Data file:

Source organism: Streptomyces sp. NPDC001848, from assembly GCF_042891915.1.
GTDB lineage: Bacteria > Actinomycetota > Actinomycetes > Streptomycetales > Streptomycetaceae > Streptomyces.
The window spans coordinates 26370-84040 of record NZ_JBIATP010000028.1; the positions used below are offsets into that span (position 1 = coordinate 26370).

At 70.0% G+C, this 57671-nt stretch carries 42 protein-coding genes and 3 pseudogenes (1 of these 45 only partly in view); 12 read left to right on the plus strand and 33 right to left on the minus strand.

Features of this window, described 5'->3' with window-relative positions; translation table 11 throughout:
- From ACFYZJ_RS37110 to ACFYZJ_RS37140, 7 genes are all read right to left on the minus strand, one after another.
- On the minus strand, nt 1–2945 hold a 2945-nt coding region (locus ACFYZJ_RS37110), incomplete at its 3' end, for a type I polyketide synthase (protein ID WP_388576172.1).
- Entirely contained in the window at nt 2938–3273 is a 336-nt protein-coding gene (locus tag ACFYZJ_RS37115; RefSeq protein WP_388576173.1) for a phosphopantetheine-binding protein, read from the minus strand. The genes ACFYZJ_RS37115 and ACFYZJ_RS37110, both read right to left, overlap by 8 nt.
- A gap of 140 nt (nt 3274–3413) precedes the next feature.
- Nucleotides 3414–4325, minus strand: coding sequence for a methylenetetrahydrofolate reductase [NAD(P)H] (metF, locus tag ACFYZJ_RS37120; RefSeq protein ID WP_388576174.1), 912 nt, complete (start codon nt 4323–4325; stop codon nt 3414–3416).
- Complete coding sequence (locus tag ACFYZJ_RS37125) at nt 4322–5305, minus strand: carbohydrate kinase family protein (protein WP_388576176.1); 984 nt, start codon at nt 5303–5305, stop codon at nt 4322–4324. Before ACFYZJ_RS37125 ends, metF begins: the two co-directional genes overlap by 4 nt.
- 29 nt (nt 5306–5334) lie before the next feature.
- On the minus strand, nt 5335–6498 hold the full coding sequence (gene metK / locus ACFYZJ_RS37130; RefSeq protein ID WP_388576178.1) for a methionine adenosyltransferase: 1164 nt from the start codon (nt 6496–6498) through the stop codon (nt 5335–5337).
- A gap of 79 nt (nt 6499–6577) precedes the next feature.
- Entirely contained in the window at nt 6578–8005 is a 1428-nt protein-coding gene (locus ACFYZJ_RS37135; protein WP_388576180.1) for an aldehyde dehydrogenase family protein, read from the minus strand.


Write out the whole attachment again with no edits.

Source organism: Streptomyces sp. NPDC001848, from assembly GCF_042891915.1.
GTDB lineage: Bacteria > Actinomycetota > Actinomycetes > Streptomycetales > Streptomycetaceae > Streptomyces.
The window spans coordinates 26370-84040 of record NZ_JBIATP010000028.1; the positions used below are offsets into that span (position 1 = coordinate 26370).

At 70.0% G+C, this 57671-nt stretch carries 42 protein-coding genes and 3 pseudogenes (1 of these 45 only partly in view); 12 read left to right on the plus strand and 33 right to left on the minus strand.

Features of this window, described 5'->3' with window-relative positions; translation table 11 throughout:
- From ACFYZJ_RS37110 to ACFYZJ_RS37140, 7 genes are all read right to left on the minus strand, one after another.
- On the minus strand, nt 1–2945 hold a 2945-nt coding region (locus ACFYZJ_RS37110), incomplete at its 3' end, for a type I polyketide synthase (protein ID WP_388576172.1).
- Entirely contained in the window at nt 2938–3273 is a 336-nt protein-coding gene (locus tag ACFYZJ_RS37115; RefSeq protein WP_388576173.1) for a phosphopantetheine-binding protein, read from the minus strand. The genes ACFYZJ_RS37115 and ACFYZJ_RS37110, both read right to left, overlap by 8 nt.
- A gap of 140 nt (nt 3274–3413) precedes the next feature.
- Nucleotides 3414–4325, minus strand: coding sequence for a methylenetetrahydrofolate reductase [NAD(P)H] (metF, locus tag ACFYZJ_RS37120; RefSeq protein ID WP_388576174.1), 912 nt, complete (start codon nt 4323–4325; stop codon nt 3414–3416).
- Complete coding sequence (locus tag ACFYZJ_RS37125) at nt 4322–5305, minus strand: carbohydrate kinase family protein (protein WP_388576176.1); 984 nt, start codon at nt 5303–5305, stop codon at nt 4322–4324. Before ACFYZJ_RS37125 ends, metF begins: the two co-directional genes overlap by 4 nt.
- 29 nt (nt 5306–5334) lie before the next feature.
- On the minus strand, nt 5335–6498 hold the full coding sequence (gene metK / locus ACFYZJ_RS37130; RefSeq protein ID WP_388576178.1) for a methionine adenosyltransferase: 1164 nt from the start codon (nt 6496–6498) through the stop codon (nt 5335–5337).
- A gap of 79 nt (nt 6499–6577) precedes the next feature.
- Entirely contained in the window at nt 6578–8005 is a 1428-nt protein-coding gene (locus ACFYZJ_RS37135; protein WP_388576180.1) for an aldehyde dehydrogenase family protein, read from the minus strand.